In this state of the record a hearing was held on January 7, 1947 on defendant's motion to quash, set aside and hold for naught the alleged service of summons and return thereof, at the conclusion of which the court entered an order denying the motion and giving defendant twenty days within which to appear. Thereupon plaintiff instituted this proceeding asking for an order in the nature of a writ of prohibition, and a rule to show cause was issued. Proper pleadings and briefs were filed, and the cause is now at issue.

Four questions are presented for our determination: 1. Does the record show that defendant was a nonresident of the state of Colorado? 2. Was there sufficient compliance with the provisions of section 48(1), chapter 16, '35 C.S.A. Supplement S.L. '37, c. 92, to give the court jurisdiction? 3. The record considered, is the question of jurisdiction properly presented by a special appearance and motion to quash? 4. Should this court take jurisdiction?

1. Section 48(1), chapter 16, '35 C.S.A. Supplement, S.L. '37, C. 92, provides in part:

'The operation by a non-resident of a motor vehicle on a public highway in this state shall be deemed equivalent to an appointment by such non-resident of the secretary of state to be his or its true and lawful attorney, upon whom may be served all lawful civil processes in any actions or proceedings against him or it, growing out of any accident or collision in which such non-resident may be involved while operating a motor vehicle on such public highway; and such operation shall be deemed a signification of such agreement that any such process against him or it which is so served shall be of the same legal force and validity as if served on such non-resident personally within the state.

'Service of such process shall be made by leaving a copy of the process, with a fee of two dollars ($2.00) which shall be taxed as part of the costs of the proceeding, with the secretary of state, or in his office, andsuch service shall be sufficient service upon such non-resident defendant who has hereunder appointed the secretary of state his or its true and lawful attorney therefor; provided, that notice of such service and a copy of the process are forthwith sent by registered mail by the plaintiff to the defendant, and the defendant's return receipt or, in the event the defendant refuses to accept such registered mail, the registered mail with his or its refusal thereon and the plaintiff's affidavit of compliance...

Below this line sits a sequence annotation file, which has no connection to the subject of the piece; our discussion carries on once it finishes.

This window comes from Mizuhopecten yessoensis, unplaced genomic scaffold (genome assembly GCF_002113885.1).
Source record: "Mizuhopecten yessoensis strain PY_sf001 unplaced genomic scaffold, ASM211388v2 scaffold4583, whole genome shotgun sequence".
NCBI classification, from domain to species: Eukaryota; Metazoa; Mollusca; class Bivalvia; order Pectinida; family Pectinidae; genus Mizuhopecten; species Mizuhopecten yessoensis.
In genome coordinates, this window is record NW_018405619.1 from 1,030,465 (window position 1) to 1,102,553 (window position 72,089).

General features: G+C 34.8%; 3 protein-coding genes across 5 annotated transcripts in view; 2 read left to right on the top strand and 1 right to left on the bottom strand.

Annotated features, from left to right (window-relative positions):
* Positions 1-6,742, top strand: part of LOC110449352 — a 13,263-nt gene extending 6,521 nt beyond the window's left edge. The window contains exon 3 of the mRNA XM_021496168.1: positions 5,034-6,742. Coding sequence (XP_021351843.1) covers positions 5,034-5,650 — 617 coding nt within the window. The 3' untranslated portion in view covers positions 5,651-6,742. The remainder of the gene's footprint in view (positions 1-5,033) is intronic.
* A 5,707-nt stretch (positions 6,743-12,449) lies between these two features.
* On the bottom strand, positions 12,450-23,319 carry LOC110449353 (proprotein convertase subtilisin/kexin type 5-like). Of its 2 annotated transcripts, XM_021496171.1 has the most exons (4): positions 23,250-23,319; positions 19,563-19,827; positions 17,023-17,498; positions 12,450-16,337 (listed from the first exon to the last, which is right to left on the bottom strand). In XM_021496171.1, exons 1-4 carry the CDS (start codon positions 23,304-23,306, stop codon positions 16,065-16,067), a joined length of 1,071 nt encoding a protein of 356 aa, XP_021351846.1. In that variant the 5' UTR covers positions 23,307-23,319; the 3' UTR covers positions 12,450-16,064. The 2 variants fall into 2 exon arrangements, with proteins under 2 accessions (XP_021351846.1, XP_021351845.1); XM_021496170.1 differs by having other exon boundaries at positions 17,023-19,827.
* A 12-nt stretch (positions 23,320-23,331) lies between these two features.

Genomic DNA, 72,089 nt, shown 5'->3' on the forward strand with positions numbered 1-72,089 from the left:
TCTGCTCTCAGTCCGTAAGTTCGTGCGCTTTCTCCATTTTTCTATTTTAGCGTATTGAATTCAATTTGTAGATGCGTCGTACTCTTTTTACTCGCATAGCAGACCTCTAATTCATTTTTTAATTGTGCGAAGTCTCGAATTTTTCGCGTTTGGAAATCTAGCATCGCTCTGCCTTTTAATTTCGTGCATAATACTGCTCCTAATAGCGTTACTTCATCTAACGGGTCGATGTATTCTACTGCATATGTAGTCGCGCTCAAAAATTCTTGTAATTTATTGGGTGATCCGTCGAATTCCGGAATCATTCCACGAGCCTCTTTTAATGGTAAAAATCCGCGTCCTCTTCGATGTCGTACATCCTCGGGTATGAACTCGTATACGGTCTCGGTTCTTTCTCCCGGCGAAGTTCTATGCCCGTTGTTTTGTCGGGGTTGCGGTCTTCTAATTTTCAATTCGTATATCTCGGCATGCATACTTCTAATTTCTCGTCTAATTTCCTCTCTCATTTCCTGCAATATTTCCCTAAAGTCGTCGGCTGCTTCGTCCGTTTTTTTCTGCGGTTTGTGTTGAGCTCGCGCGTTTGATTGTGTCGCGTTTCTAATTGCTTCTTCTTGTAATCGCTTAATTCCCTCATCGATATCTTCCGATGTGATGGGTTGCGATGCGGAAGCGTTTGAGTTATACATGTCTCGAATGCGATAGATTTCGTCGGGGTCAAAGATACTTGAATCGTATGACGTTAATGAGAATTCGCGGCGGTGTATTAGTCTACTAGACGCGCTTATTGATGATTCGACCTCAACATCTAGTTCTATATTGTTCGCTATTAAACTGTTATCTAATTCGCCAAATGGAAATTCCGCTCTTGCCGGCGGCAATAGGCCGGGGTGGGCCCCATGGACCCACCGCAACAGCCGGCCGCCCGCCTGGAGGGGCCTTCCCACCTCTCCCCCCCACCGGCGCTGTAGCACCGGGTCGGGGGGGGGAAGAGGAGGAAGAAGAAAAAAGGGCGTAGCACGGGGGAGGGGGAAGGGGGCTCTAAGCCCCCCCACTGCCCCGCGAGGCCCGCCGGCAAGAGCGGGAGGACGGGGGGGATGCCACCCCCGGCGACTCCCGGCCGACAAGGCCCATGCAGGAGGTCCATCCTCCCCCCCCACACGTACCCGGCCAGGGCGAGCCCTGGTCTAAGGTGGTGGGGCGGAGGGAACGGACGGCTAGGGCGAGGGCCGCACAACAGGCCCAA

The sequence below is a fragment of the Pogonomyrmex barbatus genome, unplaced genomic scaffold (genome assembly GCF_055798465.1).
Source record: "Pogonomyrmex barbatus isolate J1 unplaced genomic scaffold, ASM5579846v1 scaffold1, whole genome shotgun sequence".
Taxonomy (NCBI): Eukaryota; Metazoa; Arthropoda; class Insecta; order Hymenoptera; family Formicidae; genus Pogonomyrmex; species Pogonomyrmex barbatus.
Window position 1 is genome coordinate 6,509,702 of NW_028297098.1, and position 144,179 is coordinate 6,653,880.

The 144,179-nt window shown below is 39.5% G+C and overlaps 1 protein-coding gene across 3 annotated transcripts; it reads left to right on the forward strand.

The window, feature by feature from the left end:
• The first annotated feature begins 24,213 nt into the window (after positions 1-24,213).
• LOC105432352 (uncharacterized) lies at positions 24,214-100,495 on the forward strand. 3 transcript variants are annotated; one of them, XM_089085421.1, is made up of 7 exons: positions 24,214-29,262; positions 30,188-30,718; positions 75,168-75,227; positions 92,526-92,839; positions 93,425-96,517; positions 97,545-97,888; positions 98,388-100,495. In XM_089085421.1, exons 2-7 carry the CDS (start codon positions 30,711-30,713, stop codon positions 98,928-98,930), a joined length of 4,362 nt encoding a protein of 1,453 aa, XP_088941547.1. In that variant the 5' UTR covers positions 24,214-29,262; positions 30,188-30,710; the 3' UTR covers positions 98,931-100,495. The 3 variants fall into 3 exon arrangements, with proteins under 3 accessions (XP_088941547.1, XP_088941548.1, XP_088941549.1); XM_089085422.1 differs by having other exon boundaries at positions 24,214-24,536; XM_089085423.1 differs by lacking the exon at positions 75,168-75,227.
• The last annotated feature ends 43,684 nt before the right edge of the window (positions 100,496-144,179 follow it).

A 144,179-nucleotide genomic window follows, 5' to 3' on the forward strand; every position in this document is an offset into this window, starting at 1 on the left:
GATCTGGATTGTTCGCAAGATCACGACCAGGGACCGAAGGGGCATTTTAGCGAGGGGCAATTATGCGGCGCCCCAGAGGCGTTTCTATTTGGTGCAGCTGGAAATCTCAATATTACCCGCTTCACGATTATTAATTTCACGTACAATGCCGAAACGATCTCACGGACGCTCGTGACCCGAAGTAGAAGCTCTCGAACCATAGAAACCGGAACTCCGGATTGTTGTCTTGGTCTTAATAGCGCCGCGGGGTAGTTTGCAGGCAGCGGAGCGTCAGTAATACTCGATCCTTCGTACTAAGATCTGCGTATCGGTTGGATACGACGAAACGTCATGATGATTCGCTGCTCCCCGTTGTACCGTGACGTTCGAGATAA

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    ...over the defendant. See Weaver Constr. Co. v. Dist. Court, 190 Colo. 227, 232, 545 P.2d 1042, 1045 (1976) ; Carlson v. Dist. Court, 116 Colo. 330, 341–42, 180 P.2d 525, 531 (1947) ; Rea v. Corr. Corp. of Am., 2012 COA 11, ¶ 12, 272 P.3d 1143 (citing Cambridge Holdings Grp., Inc. v. Fed. Ins......
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    ...13 Colorado cases have distinguished “residence” from “citizenship,” “domicile,” or “legal residence.” In Carlson v. District Court, 116 Colo. 330, 338–39, 180 P.2d 525, 529–30 (1947), the supreme court held that a pastor temporarily serving a church in Leadville was a resident of Colorado ......
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    ...service was defective. This finding necessitates a reversal of the ruling of the District Court.’ Carlson v. District Court, a Colorado case, reported in 116 Colo. 330, 180 P.2d 525, was an original proceeding brought in the Supreme Court of Colorado, challenging the jurisdiction of the Dis......
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1 books & journal articles
  • Original Proceedings in the Colorado Supreme Court
    • United States
    • Colorado Bar Association Colorado Lawyer No. 12-3, March 1983
    • Invalid date